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PRA talks about expansion in China

By Gareth Macdonald , 29-Aug-2012

The lack of competing studies, proximity to the SFDA HQ and were the key drivers for the new Beijing, China office according to PRA International. 

The privately-owned contract research organisation (CRO) opened the new office in Beijing last week – its second in China after the unit it set up in Shanghai in 2005 – citing the industry mantra of growing pharma demand and improved access to patients as the motivation.

But Outsourcing-pharma.com wanted to know more. We asked PRA executive VP of scientific and medical affairs Kent Thoelke about the investment who told us that the lack of competition and China’s demographics make the country attractive for trials.

 “The number of competing trials in China today is limited, while access to potential patients and trial sites is significant, leading to the ability to increase trial recruitment rates and decrease overall clinical trial timelines.  

Demographics such as the aging population, chronic disease growth, expanding healthcare insurance coverage, urbanization and increased investment in rural healthcare help expand clinical trial access.”

Thoelke also said that sponsors attracted by the Chinese pharmaceutical market – currently valued at $40bn (€31.8bn) and expected to be worth $100bn by 2015 – will need to conduct more and more research in the country.

In order for pharma and biotech companies to ultimately market their drugs in China, they are required to run trials within China, thereby expanding the need and demand for clinical trials. As a result, there is a need to run trials across all phases within China, and PRA is conducting trials in all of these areas.”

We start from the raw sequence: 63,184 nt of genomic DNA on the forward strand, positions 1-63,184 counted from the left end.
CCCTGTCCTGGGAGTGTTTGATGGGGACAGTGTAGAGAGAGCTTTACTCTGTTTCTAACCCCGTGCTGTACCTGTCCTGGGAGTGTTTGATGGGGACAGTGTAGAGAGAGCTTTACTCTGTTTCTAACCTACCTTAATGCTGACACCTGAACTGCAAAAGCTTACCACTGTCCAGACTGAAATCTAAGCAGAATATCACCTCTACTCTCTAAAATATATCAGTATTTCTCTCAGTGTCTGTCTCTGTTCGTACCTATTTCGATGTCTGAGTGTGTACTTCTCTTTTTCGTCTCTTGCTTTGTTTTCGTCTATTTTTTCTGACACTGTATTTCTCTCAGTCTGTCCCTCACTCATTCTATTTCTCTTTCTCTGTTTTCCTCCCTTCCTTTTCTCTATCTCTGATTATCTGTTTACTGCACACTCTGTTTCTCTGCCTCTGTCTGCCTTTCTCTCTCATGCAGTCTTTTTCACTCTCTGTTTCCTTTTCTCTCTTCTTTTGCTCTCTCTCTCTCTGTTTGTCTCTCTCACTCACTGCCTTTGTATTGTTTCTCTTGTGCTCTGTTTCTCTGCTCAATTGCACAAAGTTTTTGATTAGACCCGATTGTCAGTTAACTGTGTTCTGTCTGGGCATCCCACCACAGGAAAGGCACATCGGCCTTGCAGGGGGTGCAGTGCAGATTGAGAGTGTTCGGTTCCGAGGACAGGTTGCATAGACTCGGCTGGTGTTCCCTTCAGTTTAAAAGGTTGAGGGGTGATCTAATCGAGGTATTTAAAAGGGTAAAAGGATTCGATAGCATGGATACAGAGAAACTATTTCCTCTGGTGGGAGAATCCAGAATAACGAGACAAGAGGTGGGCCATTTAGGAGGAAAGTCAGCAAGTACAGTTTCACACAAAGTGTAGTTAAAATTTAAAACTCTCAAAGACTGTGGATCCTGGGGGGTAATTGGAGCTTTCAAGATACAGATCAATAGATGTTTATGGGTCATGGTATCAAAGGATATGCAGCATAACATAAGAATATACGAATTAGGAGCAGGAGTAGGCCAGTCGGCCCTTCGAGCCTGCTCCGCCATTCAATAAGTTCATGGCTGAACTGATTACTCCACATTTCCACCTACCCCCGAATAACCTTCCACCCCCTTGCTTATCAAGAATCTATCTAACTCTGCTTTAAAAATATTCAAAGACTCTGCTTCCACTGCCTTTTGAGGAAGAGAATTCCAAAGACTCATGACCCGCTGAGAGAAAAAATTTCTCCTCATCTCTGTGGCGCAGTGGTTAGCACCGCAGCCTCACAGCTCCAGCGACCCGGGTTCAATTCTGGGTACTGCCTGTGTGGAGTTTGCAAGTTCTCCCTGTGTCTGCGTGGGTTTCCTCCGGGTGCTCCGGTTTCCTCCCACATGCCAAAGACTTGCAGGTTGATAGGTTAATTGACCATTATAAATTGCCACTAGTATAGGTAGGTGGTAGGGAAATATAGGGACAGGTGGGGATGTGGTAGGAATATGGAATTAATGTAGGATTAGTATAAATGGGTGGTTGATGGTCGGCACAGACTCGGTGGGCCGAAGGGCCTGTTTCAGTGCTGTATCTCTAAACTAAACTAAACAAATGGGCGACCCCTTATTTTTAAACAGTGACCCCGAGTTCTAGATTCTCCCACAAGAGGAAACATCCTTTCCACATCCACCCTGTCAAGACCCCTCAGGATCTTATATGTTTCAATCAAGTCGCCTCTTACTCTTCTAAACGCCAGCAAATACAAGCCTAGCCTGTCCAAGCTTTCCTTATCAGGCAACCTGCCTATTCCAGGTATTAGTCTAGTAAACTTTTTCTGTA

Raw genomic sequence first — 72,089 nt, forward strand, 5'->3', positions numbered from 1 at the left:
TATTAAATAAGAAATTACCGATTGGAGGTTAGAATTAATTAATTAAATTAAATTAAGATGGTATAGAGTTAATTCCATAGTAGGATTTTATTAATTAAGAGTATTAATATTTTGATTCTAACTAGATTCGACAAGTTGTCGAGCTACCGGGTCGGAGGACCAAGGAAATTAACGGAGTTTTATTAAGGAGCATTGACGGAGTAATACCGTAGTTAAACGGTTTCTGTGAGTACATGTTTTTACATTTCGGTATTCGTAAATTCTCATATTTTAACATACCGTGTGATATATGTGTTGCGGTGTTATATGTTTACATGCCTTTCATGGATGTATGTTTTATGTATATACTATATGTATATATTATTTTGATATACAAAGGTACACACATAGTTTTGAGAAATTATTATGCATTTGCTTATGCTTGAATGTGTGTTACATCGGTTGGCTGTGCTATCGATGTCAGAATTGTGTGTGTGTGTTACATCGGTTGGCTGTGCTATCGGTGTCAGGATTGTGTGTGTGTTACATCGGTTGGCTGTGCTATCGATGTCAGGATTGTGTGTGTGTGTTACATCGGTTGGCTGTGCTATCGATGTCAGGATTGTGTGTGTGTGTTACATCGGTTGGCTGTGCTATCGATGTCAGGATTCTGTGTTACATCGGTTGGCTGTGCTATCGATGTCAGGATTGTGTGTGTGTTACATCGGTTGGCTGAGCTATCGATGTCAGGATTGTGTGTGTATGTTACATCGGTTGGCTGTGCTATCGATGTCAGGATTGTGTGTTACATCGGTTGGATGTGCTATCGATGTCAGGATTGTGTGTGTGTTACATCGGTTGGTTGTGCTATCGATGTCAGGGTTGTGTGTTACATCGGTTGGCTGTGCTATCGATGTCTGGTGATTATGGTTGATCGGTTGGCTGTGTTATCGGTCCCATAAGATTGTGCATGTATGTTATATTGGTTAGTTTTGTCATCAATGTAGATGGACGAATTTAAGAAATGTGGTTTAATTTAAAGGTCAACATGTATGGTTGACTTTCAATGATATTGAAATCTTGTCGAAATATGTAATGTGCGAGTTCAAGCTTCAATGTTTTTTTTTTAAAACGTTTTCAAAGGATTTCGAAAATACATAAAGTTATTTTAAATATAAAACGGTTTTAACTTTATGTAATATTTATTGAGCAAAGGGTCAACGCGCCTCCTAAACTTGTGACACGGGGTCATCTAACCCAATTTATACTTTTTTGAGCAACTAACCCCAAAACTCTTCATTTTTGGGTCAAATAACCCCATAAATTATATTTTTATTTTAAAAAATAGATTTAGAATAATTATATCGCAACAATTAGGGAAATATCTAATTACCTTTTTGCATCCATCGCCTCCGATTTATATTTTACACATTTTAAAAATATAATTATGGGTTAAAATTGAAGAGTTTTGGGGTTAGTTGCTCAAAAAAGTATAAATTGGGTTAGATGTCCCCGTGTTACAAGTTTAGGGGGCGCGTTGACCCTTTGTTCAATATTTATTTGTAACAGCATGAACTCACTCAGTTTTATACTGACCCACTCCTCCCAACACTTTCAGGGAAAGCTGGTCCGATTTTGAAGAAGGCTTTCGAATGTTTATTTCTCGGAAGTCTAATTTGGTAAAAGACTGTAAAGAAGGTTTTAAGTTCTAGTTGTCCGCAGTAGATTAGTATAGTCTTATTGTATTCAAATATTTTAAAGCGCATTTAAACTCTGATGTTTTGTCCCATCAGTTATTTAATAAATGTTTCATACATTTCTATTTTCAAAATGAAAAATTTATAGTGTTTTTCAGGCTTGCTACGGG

Regulations

Thoelke went on to say that in most respects the business of conducting clinical trials in China is no different from any of the other 80 countries in which PRA operates.

The sites that participate in trials in China are all high-quality, ICH/GCP-trained sites that have been approved by the Chinese SFDA. Physicians and investigators within China who participate in these trials are leaders in their field and critical contributors to global trials.  

"Additionally, thanks to the country’s centralized healthcare delivery and socialized medicine, its hospitals have some of the largest patient populations in the world.  Its healthcare system allows for an extremely efficient patient recruitment and access process.”

But while there are similarities, there are also differences he continued, citing China’s strict regulatory criteria as having the most significant impact on how PRA conducts research in the country.

The biggest difference in conducting trials in China as opposed to other countries is the longer regulatory start-up timelines. The lead time to get clinical trials approved in China can range from 9-18 months, requiring greater upfront planning for the inclusion of Chinese sites in a global clinical trial.”

Thoelke added that – with this in mind- PRA opted to set up its new Beijing office near the Chinese Food and Drug Administration (SFDA) HQ, which he claimed helps the firm minimise timelines.

He also suggested the firm will be adding extra staff in China, commenting that: “While our Beijing office is now fully staffed, PRA will continue to hire employees proactively across China, as needed.” 

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